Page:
Odin was fascinated to realize that he is not the only human trained by the crow.

The man was sharply dressed, in an expensive blue suit, Ascot tie, nice watch and shoes. Somewhat younger than Odin, let’s say in his forties. When he noticed Odin, he concealed the roll in his hand (Odin had half a mind to tell the man corvids like meat, too, man) and examined the display of a mobile phone. Odin greeted him and the man greeted back.

Odin disappeared around the corner. A blackbird watched Odin from a gate and Odin watched it back. It looked birdlike and mechanical, like the robot robin in David Lynch’s Blue Velvet, and just like that he remembered Laura Dern’s grimace in Blue Velvet when Isabella Rossellini showed up naked on the porch – a facial expression like the sum total of all silent movie face acting in history.

And he imagined Second Crow Man inhaling nitrous oxide thru a plastic mask.

And singing.

Odin’s wife recently said to him that he sometimes says things that seem more the result of his bizarre trains of thought than what immediate company is saying or doing. She seems convinced that his mode of thought is exotic.

Isn’t everyone like this? Odin tells himself. Everyone thinks this way, right?

Or are some people really just baked potatoes all the way through?

Coincidentally, it was the 20th anniversary of Twin Peaks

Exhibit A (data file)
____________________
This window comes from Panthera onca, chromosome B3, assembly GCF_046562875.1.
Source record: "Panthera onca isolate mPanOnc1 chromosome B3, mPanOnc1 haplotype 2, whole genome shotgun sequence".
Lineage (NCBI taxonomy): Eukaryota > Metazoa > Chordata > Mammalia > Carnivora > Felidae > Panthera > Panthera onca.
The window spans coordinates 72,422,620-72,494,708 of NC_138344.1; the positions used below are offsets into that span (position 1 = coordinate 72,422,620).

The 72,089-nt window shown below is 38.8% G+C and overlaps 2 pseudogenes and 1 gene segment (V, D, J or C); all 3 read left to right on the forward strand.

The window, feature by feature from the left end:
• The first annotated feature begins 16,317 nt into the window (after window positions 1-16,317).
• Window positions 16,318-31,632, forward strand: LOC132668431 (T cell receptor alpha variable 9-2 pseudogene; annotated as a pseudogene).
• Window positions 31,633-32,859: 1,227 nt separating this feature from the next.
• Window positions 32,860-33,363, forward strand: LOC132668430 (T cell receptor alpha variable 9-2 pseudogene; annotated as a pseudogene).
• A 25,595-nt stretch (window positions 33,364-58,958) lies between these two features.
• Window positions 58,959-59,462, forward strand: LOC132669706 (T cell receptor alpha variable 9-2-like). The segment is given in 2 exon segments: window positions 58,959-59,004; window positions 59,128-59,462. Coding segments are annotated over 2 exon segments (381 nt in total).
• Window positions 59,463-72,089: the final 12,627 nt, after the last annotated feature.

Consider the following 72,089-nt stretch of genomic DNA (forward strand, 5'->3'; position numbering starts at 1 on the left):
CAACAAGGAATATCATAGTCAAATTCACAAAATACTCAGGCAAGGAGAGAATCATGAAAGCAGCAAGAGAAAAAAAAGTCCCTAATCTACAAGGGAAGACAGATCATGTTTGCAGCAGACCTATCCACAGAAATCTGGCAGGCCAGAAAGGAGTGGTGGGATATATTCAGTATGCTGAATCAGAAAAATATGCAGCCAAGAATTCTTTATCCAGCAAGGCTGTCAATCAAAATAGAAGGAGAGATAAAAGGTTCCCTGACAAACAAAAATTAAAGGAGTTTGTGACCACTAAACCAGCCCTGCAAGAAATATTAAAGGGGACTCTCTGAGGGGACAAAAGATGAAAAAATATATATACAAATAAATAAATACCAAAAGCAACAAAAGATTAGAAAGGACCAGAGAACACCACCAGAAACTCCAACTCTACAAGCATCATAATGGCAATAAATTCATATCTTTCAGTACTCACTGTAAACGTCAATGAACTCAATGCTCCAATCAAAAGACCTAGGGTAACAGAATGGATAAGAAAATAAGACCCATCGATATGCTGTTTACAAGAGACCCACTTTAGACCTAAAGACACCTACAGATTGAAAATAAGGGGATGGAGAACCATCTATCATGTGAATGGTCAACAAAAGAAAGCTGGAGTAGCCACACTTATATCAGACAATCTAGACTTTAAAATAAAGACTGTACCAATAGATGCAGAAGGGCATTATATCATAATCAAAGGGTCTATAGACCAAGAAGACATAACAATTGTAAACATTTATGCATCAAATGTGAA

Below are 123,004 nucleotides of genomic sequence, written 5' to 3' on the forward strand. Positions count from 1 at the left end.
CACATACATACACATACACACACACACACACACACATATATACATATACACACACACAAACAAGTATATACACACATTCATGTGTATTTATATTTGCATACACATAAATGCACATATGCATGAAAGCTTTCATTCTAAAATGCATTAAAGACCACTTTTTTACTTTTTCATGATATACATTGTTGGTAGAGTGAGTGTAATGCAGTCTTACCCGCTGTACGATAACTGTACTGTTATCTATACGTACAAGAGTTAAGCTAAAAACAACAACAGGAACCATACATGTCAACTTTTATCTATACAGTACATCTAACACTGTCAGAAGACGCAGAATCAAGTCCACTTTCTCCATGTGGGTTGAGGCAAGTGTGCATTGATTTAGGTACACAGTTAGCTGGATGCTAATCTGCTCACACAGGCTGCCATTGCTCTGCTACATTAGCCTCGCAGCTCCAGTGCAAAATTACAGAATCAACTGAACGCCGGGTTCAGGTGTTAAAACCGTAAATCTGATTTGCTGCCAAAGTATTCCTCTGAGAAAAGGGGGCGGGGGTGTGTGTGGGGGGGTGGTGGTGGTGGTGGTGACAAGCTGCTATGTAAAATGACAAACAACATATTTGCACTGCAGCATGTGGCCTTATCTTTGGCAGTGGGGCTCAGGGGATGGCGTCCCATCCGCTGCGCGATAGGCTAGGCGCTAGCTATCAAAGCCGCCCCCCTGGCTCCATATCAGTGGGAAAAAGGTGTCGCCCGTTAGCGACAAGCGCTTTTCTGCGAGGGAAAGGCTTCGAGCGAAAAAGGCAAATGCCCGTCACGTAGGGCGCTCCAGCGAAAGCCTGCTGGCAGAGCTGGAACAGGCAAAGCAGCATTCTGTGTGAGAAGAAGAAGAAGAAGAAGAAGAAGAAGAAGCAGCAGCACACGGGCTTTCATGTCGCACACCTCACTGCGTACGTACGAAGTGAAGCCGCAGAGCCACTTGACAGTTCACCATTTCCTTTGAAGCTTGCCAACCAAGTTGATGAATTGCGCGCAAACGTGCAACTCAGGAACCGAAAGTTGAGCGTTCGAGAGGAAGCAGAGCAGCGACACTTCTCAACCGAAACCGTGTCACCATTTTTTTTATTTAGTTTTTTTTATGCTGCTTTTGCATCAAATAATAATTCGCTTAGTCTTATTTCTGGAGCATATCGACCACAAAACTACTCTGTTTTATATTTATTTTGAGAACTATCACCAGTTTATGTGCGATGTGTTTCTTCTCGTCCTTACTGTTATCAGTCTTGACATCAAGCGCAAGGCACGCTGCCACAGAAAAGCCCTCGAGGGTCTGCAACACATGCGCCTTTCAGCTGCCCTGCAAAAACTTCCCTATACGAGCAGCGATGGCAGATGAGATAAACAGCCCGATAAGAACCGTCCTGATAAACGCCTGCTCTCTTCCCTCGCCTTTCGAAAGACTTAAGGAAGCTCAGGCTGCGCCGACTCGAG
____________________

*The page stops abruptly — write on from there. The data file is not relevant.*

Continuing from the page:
What is this all over my bag? [tastetaste]

Hm. Pizza sauce. The miniature pizzas I packed for lunch a few days ago were insufficiently wrapped, it seems. Packaging is important. Life reminds us of this occasionally.

So anyway there we were at our friend’s place. Being terrible guests. Late. Lost. But finally there. I was exhausted and could barely stay awake. My wife was making up for it. I felt terrible, though, our friend was running back and forth between the dining table and the kitchen and we just sat there watching.

She brought in food. The musician said something about the spinach when she brought that in, because he didn’t like spinach.

Then she brought in the main course. It looked interesting. It looked like a little alien, skinned and roasted amidst root vegetables. They conversed about it. Apparently it was rabbit, and our hostess was surprised that none of us were into rabbit. Except as pets.

I stared it down. If it moves, I thought, the night will be perfect. If it moves, it will be Eraserhead, I thought.